Are you ready to get in the Halloween spirit? Then I have a spirit for you, candy corn-infused vodka! Don't be afraid, the candy corn slightly sweetens the vodka and gives it a vibrant orange color. Use the candy corn vodka to make a cocktail by combining with orange liquor, lemon juice, and an egg white. The egg white is necessary; it provides a rich frothiness to the drink. The candy corn cordial ends up tasting like a sophisticated orange soda. It's not cloying, but rather smooth, drinkable, and slightly potent. To get the recipe for this festive cocktail, read more
Posts for October 9th 2009
Chicken With Onions and Garlic
1 whole roaster chicken (about 4 pounds), cut into 8 pieces
1 tablespoon unsalted butter, softened
2 teaspoons coarse salt
1 teaspoon freshly ground pepper
2 onions, quartered lengthwise
10 garlic cloves, peeled
6 sprigs thyme, plus more for garnish
- Preheat oven to 475 degrees. Rinse chicken pieces; pat dry. Brush chicken with butter, and sprinkle with salt and pepper.
- Place chicken in a small roasting pan. Arrange onions, garlic, and thyme sprigs over and under chicken. Roast; after 20 minutes, baste with pan drippings. Continue roasting until chicken is golden and cooked through, 15 to 20 minutes more. Transfer the chicken to a platter, and set aside.
- Pour pan drippings through a sieve into a small bowl; discard solids. Arrange onions and all but three garlic cloves around chicken on platter. Whisk remaining garlic cloves with pan juices. Strain juices again; discard solids. Pour sauce over chicken; serve garnished with thyme sprigs.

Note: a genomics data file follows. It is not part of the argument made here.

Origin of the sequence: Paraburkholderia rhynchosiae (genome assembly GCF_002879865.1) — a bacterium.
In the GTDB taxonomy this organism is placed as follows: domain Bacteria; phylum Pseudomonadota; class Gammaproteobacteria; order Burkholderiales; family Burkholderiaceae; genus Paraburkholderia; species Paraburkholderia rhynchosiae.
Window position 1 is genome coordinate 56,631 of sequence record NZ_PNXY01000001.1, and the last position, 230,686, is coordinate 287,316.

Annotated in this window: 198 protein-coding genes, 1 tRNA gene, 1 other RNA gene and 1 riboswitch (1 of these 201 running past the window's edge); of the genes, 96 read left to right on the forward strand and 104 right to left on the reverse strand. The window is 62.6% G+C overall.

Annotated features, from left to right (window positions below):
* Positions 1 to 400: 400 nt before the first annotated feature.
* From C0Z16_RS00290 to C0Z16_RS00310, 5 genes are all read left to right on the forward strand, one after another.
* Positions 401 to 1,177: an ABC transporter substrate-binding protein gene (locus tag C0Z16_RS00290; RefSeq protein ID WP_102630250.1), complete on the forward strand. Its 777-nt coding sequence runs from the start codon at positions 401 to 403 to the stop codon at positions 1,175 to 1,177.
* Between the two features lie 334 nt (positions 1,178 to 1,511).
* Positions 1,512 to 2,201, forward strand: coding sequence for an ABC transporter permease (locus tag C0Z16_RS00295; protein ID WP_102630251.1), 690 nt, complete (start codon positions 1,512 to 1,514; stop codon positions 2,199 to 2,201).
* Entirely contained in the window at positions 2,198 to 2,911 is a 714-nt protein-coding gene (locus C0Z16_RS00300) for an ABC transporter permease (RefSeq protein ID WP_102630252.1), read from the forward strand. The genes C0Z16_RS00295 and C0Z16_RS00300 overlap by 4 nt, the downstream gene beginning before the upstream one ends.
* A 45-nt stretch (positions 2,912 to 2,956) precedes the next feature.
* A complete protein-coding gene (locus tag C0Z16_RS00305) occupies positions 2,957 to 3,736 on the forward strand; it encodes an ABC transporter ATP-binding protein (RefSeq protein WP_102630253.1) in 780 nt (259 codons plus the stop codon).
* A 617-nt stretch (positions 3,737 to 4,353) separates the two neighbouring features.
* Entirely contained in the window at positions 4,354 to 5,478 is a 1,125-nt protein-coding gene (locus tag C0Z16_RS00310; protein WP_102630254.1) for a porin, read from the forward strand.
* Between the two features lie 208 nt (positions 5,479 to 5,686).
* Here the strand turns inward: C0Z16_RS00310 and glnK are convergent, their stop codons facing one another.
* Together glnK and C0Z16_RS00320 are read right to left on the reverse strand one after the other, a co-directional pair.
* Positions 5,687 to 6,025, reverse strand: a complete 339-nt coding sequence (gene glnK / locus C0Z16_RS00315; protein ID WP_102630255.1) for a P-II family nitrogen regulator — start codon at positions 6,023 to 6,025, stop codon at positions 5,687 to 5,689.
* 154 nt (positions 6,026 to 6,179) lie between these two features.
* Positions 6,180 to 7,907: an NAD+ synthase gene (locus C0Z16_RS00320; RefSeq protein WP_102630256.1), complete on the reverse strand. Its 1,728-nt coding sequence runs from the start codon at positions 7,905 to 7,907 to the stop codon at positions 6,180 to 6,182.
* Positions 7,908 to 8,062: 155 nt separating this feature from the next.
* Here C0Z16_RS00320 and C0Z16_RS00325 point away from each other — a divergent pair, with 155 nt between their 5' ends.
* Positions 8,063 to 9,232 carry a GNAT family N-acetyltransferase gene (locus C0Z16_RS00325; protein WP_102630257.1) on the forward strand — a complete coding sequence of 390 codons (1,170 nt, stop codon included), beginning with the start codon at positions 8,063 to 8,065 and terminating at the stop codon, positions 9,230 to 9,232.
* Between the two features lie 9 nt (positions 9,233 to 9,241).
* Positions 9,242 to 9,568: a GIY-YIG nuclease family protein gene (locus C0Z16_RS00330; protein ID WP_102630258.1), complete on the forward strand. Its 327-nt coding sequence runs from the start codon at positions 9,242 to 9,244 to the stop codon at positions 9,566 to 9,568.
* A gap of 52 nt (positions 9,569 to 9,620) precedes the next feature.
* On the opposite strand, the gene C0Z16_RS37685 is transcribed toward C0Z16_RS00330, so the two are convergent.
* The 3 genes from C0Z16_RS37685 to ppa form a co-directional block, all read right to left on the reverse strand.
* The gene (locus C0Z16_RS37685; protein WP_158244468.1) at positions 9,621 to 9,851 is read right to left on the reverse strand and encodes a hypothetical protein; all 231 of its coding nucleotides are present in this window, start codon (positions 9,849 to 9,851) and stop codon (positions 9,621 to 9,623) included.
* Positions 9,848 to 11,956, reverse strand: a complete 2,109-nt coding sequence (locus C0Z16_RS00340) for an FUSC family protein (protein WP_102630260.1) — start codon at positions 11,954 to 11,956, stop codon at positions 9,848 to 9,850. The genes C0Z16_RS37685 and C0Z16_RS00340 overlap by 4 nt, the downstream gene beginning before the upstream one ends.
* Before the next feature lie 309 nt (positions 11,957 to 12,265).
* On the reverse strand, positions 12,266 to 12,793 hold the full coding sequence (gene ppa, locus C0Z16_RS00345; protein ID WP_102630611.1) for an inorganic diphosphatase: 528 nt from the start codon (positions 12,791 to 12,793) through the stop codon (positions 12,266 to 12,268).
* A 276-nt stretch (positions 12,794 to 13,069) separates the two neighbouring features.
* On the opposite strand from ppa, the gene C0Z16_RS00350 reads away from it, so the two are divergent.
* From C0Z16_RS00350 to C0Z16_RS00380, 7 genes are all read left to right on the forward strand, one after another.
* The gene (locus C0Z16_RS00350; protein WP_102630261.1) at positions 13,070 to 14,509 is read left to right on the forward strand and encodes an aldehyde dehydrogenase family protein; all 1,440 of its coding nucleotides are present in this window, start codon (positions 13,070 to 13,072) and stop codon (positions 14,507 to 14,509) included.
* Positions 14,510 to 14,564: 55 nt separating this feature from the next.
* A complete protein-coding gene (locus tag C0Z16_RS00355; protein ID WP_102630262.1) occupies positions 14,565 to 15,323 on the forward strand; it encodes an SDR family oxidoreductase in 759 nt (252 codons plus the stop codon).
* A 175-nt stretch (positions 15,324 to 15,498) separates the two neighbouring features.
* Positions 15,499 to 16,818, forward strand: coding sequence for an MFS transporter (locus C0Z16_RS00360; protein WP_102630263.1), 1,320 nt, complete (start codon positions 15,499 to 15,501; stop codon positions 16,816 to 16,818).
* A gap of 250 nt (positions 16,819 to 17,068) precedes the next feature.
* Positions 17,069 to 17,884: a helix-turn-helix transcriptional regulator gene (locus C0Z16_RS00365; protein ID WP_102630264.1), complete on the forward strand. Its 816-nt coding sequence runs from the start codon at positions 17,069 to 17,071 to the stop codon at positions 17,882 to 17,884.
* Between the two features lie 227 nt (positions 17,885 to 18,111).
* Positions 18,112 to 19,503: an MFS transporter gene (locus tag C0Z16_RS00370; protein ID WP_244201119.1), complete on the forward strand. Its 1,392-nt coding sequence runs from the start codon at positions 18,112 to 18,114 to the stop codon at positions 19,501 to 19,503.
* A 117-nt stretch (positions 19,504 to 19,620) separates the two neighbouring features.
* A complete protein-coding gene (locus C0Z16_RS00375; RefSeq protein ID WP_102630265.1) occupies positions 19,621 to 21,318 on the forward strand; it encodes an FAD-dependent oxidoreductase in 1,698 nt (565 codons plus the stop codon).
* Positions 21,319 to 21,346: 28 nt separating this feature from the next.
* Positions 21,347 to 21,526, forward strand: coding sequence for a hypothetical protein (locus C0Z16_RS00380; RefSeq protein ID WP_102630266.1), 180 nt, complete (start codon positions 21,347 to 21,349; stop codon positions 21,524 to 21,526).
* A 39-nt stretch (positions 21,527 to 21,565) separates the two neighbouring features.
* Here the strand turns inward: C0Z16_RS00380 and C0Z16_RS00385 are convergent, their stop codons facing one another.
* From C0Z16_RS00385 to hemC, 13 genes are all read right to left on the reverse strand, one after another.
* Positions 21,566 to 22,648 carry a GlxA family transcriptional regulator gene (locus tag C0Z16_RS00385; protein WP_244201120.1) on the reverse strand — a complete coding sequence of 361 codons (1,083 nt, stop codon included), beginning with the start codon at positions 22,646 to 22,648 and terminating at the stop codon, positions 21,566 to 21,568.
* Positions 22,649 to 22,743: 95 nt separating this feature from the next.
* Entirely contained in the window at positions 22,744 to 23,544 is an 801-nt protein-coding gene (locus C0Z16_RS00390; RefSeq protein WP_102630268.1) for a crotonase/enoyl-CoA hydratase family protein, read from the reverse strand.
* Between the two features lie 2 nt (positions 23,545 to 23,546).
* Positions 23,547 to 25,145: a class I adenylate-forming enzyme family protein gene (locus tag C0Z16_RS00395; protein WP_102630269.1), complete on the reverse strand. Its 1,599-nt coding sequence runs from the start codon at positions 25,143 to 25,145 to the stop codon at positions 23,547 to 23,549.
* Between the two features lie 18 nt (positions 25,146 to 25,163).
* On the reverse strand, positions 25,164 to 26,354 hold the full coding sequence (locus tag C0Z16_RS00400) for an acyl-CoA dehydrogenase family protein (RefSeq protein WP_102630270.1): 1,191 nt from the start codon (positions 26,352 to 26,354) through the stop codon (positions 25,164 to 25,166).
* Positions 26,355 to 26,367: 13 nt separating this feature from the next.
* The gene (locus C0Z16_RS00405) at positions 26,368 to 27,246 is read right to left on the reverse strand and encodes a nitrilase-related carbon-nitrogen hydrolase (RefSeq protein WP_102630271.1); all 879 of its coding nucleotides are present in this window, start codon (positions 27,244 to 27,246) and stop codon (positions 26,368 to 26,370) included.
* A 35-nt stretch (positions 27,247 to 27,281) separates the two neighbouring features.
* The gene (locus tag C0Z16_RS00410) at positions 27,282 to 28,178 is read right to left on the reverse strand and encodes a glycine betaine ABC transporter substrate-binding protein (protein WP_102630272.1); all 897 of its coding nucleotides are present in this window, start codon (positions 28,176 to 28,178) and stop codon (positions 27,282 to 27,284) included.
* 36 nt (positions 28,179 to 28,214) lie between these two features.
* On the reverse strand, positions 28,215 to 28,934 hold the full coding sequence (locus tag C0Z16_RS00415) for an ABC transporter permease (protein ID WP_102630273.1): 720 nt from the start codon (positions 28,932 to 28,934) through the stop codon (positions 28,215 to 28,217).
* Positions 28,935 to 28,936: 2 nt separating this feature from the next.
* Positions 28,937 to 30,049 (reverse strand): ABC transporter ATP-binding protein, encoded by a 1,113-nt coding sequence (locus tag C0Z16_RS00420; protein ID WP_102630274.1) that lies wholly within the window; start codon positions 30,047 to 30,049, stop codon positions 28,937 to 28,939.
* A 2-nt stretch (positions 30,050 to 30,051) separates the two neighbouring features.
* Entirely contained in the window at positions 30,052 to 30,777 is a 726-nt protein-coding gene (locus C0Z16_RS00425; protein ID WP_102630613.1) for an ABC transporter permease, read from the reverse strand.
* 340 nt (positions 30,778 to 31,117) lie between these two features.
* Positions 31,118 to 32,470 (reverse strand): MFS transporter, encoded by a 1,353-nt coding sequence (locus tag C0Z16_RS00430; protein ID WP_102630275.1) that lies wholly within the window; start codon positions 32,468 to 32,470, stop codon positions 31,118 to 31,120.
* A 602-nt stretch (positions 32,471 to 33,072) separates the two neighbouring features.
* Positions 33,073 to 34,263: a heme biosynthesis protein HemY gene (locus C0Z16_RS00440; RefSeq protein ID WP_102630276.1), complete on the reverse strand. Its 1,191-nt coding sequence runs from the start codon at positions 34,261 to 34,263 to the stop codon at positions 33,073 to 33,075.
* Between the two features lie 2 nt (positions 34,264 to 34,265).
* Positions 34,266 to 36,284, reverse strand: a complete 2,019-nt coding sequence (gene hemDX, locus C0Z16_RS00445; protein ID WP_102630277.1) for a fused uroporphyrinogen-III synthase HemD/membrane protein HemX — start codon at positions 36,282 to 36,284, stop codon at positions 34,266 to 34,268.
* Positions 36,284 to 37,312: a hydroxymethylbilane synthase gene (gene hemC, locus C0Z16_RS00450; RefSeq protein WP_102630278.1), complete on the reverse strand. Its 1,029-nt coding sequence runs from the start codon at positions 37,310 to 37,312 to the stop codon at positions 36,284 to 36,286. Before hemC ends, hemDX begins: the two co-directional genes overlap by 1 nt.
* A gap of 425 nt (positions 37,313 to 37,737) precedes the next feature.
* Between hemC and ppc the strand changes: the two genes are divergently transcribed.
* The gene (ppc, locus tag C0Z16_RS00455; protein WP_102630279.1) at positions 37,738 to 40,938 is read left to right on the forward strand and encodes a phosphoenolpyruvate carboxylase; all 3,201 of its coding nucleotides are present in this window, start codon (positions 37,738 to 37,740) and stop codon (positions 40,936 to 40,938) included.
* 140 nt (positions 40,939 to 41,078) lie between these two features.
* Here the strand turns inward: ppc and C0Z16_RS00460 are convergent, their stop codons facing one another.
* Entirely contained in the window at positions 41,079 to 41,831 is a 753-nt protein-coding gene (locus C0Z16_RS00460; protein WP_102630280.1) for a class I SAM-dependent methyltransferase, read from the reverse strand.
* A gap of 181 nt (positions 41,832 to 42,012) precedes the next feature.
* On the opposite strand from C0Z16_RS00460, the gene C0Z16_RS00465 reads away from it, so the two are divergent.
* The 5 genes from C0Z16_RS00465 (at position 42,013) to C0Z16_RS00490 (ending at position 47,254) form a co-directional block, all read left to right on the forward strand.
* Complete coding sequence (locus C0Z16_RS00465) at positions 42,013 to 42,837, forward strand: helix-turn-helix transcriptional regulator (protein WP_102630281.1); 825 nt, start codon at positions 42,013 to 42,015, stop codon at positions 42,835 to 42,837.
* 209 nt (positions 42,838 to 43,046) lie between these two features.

From Bon Appétit
1-1/2 pounds plum tomatoes, coarsely chopped (scant 4 cups)
8 ounces crimini (baby bella) mushrooms
1 very large red onion, thinly sliced (about 3 cups)
5 tablespoons olive oil, divided
2 tablespoons Sherry wine vinegar
1 4-1/2 to 4-3/4 pound chicken, cut into 8 pieces, excess fat trimmed
1-1/2 tablespoons chopped fresh rosemary, divided
1/2 cup dry red wine
1 14-1/2-ounce can diced tomatoes in juice
1 cup low-salt chicken broth
1/3 cup thinly sliced basil, divided
2 tablespoons drained capers, divided
12 ounces gemelli or penne, freshly cooked
- Preheat oven to 400°F. Combine plum tomatoes, mushrooms, and onion in large bowl. Add 3 tablespoons oil and vinegar; toss to blend. Sprinkle generously with salt and pepper. Spread vegetable mixture in single layer on large rimmed baking sheet. Roast until onion slices are golden brown and all vegetables are tender, stirring frequently, about 50 minutes. Remove from oven and set aside. Reduce oven temperature to 350°F.
- Sprinkle chicken with salt, pepper, and 1 tablespoon rosemary. Heat remaining 2 tablespoons oil in heavy large deep ovenproof skillet over medium-high heat. Add chicken and sauté until golden brown, about 6 minutes per side. Transfer chicken to bowl.
- Add wine to skillet and boil until wine is reduced by half, scraping up browned bits, about 1 minute. Stir in canned tomatoes with juice, then broth and bring to boil. Reduce heat to medium and simmer 10 minutes to blend flavors. Return chicken to sauce in skillet. Place skillet in oven and roast uncovered until chicken is cooked through and juices run clear when pierced with knife, about 25 minutes. Remove skillet from oven.